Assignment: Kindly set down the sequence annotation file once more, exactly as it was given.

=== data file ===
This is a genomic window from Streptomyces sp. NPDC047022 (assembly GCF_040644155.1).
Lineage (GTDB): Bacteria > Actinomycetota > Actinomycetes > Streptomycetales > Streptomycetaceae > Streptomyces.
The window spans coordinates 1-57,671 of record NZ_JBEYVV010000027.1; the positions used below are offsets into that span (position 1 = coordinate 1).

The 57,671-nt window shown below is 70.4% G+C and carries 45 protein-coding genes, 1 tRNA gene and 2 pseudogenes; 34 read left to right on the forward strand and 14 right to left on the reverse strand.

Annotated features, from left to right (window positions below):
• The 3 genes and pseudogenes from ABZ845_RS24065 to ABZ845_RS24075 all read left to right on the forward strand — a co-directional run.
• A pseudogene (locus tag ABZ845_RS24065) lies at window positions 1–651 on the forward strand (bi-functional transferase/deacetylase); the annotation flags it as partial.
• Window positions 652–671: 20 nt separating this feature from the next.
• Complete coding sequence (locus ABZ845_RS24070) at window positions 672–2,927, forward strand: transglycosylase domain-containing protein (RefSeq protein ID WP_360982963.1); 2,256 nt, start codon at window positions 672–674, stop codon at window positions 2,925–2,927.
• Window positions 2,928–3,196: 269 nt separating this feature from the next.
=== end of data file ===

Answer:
This is a genomic window from Streptomyces sp. NPDC047022 (assembly GCF_040644155.1).
Lineage (GTDB): Bacteria > Actinomycetota > Actinomycetes > Streptomycetales > Streptomycetaceae > Streptomyces.
The window spans coordinates 1-57,671 of record NZ_JBEYVV010000027.1; the positions used below are offsets into that span (position 1 = coordinate 1).

The 57,671-nt window shown below is 70.4% G+C and carries 45 protein-coding genes, 1 tRNA gene and 2 pseudogenes; 34 read left to right on the forward strand and 14 right to left on the reverse strand.

Annotated features, from left to right (window positions below):
• The 3 genes and pseudogenes from ABZ845_RS24065 to ABZ845_RS24075 all read left to right on the forward strand — a co-directional run.
• A pseudogene (locus tag ABZ845_RS24065) lies at window positions 1–651 on the forward strand (bi-functional transferase/deacetylase); the annotation flags it as partial.
• Window positions 652–671: 20 nt separating this feature from the next.
• Complete coding sequence (locus ABZ845_RS24070) at window positions 672–2,927, forward strand: transglycosylase domain-containing protein (RefSeq protein ID WP_360982963.1); 2,256 nt, start codon at window positions 672–674, stop codon at window positions 2,925–2,927.
• Window positions 2,928–3,196: 269 nt separating this feature from the next.